### nominal variable

qualitative characteristics (categorical variables), placed among well-defined, distinct, mutually exclusive, and equivalent categories, which are not ranked. The most common examples of nominal variables are nationality, marital status, religion, etc.

### normilization

can take many meanings in applications of statistics. In the simplest and most common case, normalization of numbers means adjusting values of different scales to a common scale in order for them to be comparable. For example, all surveys that refer to “per 100 thousand inhabitants” refer to normalized numbers. In the last year, the most common example is COVID-19 cases, the numbers of which are normalized per 100 thousand or per 1 million inhabitants –especially in analyses comparing countries or regions with different populations. If this wasn’t the case, it would be the population of the countries largely “reflected” in the case numbers.

In the above world map of cases from the beginning of the pandemic, the countries are “colored” based on the normalized cases per 100 thousand inhabitants of local population. This allows us to establish that, for example, Sweden is almost at the same place as the USA.

**Ο**

### observation

the value that a variable takes as part of a series of data collected from selected units of the population (sample). Observations (or, in other words, statistical data) can be qualitative or numerical. In a series of data, the observations are not necessarily different. For example, if we ask ten people which party they vote for, we have ten observations. Of these, four may be common if four of the respondents respond that they vote for the same party. Or, if we ask five people in Athens from which region of Greece they are coming from, each of them can give a different answer from the 13 regions of the country. In fact, we can get answers (that is, collect observations) such as:

Central Macedonia, Central Macedonia, Attica, Crete, Thessaly, Attica

### outlier

when studying only one variable/measurement, an“extreme” value (outlier) isone that lies at the edges of a statistical distribution, meaning that it is much smaller or much larger than the other values of the set under study. Thus, it can affect the mean significantly, and possibly incorrectly, which is why it is often excluded when calculating said mean. In other cases, outliers may indicate data from a different population than those in the other observations.

**Ρ**

### percentage change

the relative difference of two numbers from one point in time to another. It is calculated by the formula:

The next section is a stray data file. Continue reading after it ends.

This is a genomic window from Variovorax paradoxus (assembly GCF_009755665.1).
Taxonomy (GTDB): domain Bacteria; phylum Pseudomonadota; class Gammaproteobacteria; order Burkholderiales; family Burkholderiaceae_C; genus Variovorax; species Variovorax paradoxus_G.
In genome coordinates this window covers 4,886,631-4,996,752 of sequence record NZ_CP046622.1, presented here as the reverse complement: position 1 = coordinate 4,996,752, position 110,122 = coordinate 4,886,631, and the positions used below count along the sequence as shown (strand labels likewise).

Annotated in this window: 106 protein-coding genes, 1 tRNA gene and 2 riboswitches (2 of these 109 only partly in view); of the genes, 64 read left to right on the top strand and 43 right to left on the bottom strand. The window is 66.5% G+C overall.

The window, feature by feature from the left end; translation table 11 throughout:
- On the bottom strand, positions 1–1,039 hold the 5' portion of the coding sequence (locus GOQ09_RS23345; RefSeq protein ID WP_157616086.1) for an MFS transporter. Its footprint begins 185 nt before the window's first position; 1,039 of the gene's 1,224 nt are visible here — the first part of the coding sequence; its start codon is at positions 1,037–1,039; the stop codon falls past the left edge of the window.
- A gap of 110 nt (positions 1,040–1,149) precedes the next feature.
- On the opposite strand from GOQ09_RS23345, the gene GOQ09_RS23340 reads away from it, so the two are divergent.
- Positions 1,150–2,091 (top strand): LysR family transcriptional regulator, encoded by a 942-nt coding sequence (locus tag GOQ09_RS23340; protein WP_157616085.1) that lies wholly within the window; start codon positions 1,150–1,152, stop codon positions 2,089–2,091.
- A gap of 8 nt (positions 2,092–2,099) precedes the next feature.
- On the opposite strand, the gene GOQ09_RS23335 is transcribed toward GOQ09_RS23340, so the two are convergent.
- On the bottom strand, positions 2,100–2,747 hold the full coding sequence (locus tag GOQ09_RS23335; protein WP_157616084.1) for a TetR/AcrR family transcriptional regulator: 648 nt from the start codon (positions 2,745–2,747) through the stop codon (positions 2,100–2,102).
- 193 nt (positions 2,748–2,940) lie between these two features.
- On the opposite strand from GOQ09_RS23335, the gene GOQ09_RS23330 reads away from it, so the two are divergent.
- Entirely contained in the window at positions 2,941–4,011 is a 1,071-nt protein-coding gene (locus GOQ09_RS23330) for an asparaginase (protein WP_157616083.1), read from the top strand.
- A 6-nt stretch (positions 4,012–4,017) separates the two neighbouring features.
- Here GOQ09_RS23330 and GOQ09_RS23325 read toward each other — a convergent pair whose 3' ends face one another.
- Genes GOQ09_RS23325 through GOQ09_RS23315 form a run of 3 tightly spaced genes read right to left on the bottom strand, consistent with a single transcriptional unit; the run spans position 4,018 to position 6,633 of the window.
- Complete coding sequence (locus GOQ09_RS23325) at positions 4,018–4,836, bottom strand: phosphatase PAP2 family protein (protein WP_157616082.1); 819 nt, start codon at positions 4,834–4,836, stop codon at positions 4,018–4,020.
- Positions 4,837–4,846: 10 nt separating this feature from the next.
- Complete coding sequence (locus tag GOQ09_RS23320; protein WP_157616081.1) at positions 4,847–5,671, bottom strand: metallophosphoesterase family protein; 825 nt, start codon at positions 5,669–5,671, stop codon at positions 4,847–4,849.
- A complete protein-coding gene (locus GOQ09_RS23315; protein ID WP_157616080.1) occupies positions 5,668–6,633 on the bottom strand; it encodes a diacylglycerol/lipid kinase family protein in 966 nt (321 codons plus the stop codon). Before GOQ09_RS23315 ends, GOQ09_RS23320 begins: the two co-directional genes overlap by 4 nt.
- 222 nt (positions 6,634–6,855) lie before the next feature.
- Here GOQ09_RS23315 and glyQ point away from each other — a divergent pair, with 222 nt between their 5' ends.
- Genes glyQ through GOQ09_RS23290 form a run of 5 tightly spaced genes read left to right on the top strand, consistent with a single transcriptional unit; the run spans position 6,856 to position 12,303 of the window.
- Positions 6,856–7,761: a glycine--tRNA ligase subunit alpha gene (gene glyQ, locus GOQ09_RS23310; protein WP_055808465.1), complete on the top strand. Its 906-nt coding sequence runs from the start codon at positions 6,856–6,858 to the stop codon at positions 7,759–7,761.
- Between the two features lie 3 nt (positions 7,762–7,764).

( (V_{2} – V_{1}) / V_{1} ) * 100,

where V2, the most recent value and V1, the initial value. For example, according to a recent survey by ELSTAT on construction activity in Greece, in January 2021 (provisional data), 353 building permits were issued in Attica, while 274 permits were issued in January 2020. Therefore, the percentage change is calculated as follows:

( (353 – 274) / 274 ) * 100 = 28,8%

This means that the issuance of building permits increased **by 28.8%**, compared to the same period last year.

A negative percentage change indicates a decrease. That is, if the result of the calculation was -28.8%, then we would say that there is a decrease of 28.8%.

### percentage point

the numerical difference between two percentages. For example, in a poll regarding voting intention, if one party gets 30% of the answers and another party gets 24% of the answers, then the former is “ahead” **by 6 percentage points** (and not by “6%”).

### population

a set that is examined in regards to one or more of its characteristics –usually, through the analysis of a sample, except for the case of a census. For example, if we want to examine the intention to vote in the run-up to elections, the population is the set of people eligible to vote in the upcoming elections. It is usually denoted by the Latin letter *N*. Population data are sometimes referred to as units.

**Q**

### qualitative variable

the values of which are not numbers. For example, gender, religion, level of education, political affiliation, marital status are qualitative variables –they are divided into nominal and ordinal. For example, marital status is a nominal qualitative variable, while the degree of satisfaction with the government’s work (“not at all”, “a little”, “moderately”, “very much”, “absolutely”) is an ordinal qualitative variable.

### quantitative variable

the values of which are numbers. Quantitative variables are divided into discrete or discontinuous and continuous variables.

**R**

### range

the difference between the minimum and the maximum value –this is the simplest of the measures of dispersion. In the example of the payroll, the range is 1,300 Euros (2,000 – 700).

### research hypothesis

a specific, clear and verifiable statement regarding the possible outcome of a research study. Defining the research hypotheses is one of the most important steps in designing a quantitative research. These hypotheses, stated in advance by the research team, often determine the design of the study. They are confirmed or refuted after statistical analysis of the data.

**S**

### sample

a subset of a population –that is, data collected regarding the population, so that their analysis leads to safe generalizable conclusions about the set (population). The size of the statistical sample is usually denoted by the Latin letter *n*. For example, in a survey regarding the telecommuting of private sector employees, with the participation of 2,000 respondents, the identity of the study could indicate that n = 2,000. Then, the population, usually denoted as *N*, would be the total number of private employees in the country.

### sampling